Navarro suggests she’s among the enlightened fringe of her party, which is only true if one were to consider the likes of Ted Cruz or Bobby Jindal to represent mainstream Republican opinion (which I happen to believe is untrue). Rather, she more or less represents the so-called moderate Republican view: It’s clear the gays are running the show now, so let’s not discriminate against them overtly, but rather frame such discrimination as a religious prerogative, thereby painting those who support civil rights as discriminating against religion. It’s kind of pathological. Personally, I’d prefer an honest bigot over a slimy and deceitful one any day.

As for the argument itself, I have no reason to believe that same-sex marriage and religious freedom are either compatible or incompatible. That is, “religious freedom” is an incoherent notion that requires further explanation. The reason for this is simple. The notion of “religion” is poorly defined. If I were to start a cult in which my followers adhered to the principle that bashing people’s kneecaps was a sign of respect that had to be exercised fortnightly, would performing this act constitute an exercise of “religious freedom”?

What if my religion mandated the regular consumption of children? Embezzlement? Insurrection? Speed limit denialism?

It seems to me that there is no principled way by which one can distinguish such a hypothetical religion from whatever religion that Navarro is referring to. In each case, the religion plainly conflicts with law — and if we’re not all to be ruled by fringe beliefs, then this is unacceptable.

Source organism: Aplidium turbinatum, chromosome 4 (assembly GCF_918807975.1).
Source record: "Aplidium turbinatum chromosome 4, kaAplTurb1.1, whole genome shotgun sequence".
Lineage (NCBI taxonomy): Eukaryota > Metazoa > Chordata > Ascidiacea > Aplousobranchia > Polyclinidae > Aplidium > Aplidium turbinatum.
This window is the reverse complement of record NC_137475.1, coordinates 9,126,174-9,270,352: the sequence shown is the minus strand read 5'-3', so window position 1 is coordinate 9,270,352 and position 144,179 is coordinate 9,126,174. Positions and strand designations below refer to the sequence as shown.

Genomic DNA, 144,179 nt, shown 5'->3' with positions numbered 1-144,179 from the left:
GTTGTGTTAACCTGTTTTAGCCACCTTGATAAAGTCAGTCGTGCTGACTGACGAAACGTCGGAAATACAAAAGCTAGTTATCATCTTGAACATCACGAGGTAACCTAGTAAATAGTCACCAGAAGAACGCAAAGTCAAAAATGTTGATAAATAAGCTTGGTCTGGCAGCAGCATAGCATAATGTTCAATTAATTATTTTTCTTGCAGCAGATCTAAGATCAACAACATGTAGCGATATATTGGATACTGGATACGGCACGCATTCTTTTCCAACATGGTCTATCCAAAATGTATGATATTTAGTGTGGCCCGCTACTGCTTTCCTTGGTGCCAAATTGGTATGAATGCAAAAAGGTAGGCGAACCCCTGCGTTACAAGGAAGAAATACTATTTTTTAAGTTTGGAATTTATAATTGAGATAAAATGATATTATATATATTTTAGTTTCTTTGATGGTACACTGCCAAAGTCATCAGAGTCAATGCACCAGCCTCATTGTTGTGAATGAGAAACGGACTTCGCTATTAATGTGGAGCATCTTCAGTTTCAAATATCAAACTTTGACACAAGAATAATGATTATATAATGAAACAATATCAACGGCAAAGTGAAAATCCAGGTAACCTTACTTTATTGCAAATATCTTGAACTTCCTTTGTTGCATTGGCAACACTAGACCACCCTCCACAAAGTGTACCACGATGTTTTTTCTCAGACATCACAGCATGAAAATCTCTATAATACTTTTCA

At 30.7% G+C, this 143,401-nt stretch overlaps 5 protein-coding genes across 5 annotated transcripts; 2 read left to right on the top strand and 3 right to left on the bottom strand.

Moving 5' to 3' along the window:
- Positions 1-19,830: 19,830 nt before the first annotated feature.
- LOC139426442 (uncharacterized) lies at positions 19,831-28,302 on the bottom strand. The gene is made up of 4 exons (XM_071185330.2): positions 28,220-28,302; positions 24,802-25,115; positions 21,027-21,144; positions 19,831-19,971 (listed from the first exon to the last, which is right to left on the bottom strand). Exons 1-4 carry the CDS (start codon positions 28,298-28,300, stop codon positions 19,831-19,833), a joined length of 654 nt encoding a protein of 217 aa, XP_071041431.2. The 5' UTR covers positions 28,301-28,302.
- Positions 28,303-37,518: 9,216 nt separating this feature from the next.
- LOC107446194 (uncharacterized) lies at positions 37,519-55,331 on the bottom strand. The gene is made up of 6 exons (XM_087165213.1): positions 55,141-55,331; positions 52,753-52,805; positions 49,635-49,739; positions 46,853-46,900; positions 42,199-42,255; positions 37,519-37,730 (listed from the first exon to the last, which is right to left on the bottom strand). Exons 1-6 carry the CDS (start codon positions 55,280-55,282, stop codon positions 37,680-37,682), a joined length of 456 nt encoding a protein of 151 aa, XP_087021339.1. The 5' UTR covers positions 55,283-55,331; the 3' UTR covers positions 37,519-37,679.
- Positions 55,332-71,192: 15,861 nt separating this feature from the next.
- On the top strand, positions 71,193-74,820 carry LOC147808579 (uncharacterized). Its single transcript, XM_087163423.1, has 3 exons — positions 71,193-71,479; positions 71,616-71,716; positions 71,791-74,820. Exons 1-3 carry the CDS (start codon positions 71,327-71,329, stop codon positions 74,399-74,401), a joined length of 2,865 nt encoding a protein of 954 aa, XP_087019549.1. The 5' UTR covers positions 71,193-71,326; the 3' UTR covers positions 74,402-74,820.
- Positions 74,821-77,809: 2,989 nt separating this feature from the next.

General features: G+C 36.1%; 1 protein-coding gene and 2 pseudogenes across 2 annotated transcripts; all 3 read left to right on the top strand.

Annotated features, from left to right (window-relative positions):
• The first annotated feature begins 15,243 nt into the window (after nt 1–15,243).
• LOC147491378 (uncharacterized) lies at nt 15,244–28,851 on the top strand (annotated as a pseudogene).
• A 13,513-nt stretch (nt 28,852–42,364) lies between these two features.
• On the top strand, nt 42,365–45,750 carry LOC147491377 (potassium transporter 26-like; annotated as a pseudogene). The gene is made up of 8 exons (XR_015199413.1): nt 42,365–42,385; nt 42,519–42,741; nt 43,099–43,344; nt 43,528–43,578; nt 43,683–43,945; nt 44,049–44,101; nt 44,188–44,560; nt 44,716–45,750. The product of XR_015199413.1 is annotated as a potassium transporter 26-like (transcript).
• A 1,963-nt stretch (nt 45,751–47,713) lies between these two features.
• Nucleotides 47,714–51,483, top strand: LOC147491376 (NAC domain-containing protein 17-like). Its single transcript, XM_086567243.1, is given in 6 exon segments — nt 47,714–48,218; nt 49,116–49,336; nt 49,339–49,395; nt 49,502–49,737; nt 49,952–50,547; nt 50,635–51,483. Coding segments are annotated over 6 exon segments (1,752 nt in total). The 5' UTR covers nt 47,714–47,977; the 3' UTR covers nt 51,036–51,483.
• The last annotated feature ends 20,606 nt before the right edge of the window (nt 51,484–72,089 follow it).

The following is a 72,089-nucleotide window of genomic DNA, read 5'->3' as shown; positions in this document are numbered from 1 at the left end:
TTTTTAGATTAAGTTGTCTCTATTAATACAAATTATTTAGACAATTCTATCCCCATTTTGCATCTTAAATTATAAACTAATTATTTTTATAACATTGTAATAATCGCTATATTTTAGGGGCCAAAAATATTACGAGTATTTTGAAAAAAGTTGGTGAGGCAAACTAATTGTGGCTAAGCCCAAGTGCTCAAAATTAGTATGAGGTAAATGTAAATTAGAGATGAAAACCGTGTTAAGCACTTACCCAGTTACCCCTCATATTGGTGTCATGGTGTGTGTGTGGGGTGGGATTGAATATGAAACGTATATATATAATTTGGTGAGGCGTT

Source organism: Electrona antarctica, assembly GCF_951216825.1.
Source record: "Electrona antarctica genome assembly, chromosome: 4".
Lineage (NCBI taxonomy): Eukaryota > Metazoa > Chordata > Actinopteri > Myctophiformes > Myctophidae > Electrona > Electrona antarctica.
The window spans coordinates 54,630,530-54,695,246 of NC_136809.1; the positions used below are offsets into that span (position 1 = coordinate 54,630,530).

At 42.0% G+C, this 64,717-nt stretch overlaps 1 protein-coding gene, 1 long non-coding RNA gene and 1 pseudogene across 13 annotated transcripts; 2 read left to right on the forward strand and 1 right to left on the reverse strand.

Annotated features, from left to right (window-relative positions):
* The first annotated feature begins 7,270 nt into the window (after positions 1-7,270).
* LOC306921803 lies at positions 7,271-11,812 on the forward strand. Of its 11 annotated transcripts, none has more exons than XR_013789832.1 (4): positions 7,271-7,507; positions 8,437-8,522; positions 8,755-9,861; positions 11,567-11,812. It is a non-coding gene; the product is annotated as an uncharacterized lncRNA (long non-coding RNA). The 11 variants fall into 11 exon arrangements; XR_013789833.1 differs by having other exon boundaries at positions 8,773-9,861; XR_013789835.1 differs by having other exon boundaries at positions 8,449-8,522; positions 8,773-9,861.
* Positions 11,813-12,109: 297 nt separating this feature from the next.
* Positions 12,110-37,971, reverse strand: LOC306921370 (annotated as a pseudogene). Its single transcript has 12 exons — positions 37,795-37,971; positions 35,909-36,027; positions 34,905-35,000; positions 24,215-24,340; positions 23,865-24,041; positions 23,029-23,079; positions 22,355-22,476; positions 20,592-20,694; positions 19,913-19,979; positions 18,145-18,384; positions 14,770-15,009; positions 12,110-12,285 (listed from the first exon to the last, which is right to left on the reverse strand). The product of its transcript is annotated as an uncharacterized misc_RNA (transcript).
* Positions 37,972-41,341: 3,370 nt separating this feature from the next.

On the other hand, exercising religious freedom is compatible with civil rights, if one’s religion doesn’t provide for infringing upon said rights. Accordingly, “religious freedom” cannot be understood as absolute — but contingent upon not causing harm to others, or otherwise breaking the law, which is to be expected so long as joining some club shouldn’t give one carte blanche.

Those who are worried about their religious freedom might do well to reconsider their views on freedom generally, gaining some appreciation of the interaction between one’s personal freedom and the freedom of all those around them. Without a reasonable understanding of this interaction, society itself is surely impossible.

Same-sex marriage is even bigger than same-sex marriage

As the country celebrates today’s Supreme Court ruling, requiring states to permit same-sex marriage, it’s worth reflecting on its consequences. The obvious consequence is that same-sex couples nationwide will be permitted to exercise the same basic right as their peers, and enjoy the privileges and responsibilities of marriage.